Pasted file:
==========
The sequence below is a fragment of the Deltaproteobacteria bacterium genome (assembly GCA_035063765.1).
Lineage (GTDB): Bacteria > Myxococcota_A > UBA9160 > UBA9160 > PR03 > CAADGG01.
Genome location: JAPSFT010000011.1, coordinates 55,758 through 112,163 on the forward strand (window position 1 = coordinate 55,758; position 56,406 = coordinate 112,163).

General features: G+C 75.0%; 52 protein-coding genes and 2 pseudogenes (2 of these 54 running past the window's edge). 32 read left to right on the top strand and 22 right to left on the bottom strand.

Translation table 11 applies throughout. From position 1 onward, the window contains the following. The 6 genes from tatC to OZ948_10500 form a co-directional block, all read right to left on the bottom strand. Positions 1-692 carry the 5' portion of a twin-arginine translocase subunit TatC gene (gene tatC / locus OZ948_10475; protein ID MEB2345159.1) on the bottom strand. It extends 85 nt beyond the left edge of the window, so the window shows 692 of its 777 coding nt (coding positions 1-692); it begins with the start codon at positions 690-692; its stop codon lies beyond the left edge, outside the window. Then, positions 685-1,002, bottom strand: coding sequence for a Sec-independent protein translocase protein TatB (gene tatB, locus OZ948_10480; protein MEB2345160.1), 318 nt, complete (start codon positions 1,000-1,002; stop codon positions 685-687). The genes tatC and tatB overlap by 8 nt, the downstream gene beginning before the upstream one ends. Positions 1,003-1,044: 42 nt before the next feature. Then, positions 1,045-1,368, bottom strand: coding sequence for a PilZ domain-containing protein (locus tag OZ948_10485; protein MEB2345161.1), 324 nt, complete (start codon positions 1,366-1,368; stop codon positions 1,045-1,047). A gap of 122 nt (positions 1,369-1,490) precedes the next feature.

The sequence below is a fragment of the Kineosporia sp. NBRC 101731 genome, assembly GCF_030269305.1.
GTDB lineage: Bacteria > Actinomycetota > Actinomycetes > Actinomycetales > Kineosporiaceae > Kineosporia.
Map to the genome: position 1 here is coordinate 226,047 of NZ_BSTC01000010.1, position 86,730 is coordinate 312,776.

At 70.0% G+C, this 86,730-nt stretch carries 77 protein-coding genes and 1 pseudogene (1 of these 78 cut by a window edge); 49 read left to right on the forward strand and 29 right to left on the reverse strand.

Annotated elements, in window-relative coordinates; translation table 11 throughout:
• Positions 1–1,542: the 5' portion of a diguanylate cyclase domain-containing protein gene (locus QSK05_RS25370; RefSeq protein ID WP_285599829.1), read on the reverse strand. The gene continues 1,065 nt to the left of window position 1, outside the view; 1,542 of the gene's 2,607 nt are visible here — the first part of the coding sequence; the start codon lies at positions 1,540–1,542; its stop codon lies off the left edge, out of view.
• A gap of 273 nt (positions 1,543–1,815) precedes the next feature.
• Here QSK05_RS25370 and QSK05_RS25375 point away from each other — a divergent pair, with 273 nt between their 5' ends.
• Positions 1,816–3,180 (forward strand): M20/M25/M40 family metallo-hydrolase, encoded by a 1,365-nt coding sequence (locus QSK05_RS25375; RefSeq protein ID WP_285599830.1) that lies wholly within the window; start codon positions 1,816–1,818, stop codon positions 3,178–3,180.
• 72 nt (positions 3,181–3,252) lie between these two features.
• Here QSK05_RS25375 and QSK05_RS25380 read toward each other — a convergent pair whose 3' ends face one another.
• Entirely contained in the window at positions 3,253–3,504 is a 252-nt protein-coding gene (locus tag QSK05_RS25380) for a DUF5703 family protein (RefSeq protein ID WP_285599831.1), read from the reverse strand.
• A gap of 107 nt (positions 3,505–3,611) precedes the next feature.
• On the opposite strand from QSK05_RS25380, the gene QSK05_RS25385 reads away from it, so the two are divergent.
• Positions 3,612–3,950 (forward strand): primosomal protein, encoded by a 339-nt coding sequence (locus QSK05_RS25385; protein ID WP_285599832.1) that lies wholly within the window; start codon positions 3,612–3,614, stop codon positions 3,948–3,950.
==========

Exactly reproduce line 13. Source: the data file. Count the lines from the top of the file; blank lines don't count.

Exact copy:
• Here QSK05_RS25370 and QSK05_RS25375 point away from each other — a divergent pair, with 273 nt between their 5' ends.